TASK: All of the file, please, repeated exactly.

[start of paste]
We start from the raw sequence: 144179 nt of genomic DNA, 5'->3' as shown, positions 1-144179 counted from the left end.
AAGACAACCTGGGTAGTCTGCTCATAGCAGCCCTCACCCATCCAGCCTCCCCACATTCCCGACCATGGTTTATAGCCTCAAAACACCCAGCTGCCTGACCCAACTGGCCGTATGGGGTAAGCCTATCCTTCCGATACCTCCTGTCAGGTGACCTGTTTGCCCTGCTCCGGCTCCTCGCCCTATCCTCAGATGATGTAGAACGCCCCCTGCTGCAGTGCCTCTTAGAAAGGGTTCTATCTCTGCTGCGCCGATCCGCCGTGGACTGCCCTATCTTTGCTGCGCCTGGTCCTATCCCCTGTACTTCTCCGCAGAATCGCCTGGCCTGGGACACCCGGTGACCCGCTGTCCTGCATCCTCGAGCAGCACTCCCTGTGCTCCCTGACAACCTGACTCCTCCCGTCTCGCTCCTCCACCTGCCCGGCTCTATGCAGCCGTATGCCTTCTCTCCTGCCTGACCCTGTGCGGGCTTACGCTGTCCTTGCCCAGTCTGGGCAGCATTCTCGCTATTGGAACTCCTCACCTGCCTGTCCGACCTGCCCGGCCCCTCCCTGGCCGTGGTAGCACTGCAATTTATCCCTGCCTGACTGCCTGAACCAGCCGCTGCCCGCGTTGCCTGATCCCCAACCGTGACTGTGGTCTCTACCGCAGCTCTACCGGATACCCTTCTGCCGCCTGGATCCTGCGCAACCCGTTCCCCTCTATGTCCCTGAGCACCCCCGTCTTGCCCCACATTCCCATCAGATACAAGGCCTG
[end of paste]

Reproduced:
We start from the raw sequence: 144179 nt of genomic DNA, 5'->3' as shown, positions 1-144179 counted from the left end.
AAGACAACCTGGGTAGTCTGCTCATAGCAGCCCTCACCCATCCAGCCTCCCCACATTCCCGACCATGGTTTATAGCCTCAAAACACCCAGCTGCCTGACCCAACTGGCCGTATGGGGTAAGCCTATCCTTCCGATACCTCCTGTCAGGTGACCTGTTTGCCCTGCTCCGGCTCCTCGCCCTATCCTCAGATGATGTAGAACGCCCCCTGCTGCAGTGCCTCTTAGAAAGGGTTCTATCTCTGCTGCGCCGATCCGCCGTGGACTGCCCTATCTTTGCTGCGCCTGGTCCTATCCCCTGTACTTCTCCGCAGAATCGCCTGGCCTGGGACACCCGGTGACCCGCTGTCCTGCATCCTCGAGCAGCACTCCCTGTGCTCCCTGACAACCTGACTCCTCCCGTCTCGCTCCTCCACCTGCCCGGCTCTATGCAGCCGTATGCCTTCTCTCCTGCCTGACCCTGTGCGGGCTTACGCTGTCCTTGCCCAGTCTGGGCAGCATTCTCGCTATTGGAACTCCTCACCTGCCTGTCCGACCTGCCCGGCCCCTCCCTGGCCGTGGTAGCACTGCAATTTATCCCTGCCTGACTGCCTGAACCAGCCGCTGCCCGCGTTGCCTGATCCCCAACCGTGACTGTGGTCTCTACCGCAGCTCTACCGGATACCCTTCTGCCGCCTGGATCCTGCGCAACCCGTTCCCCTCTATGTCCCTGAGCACCCCCGTCTTGCCCCACATTCCCATCAGATACAAGGCCTG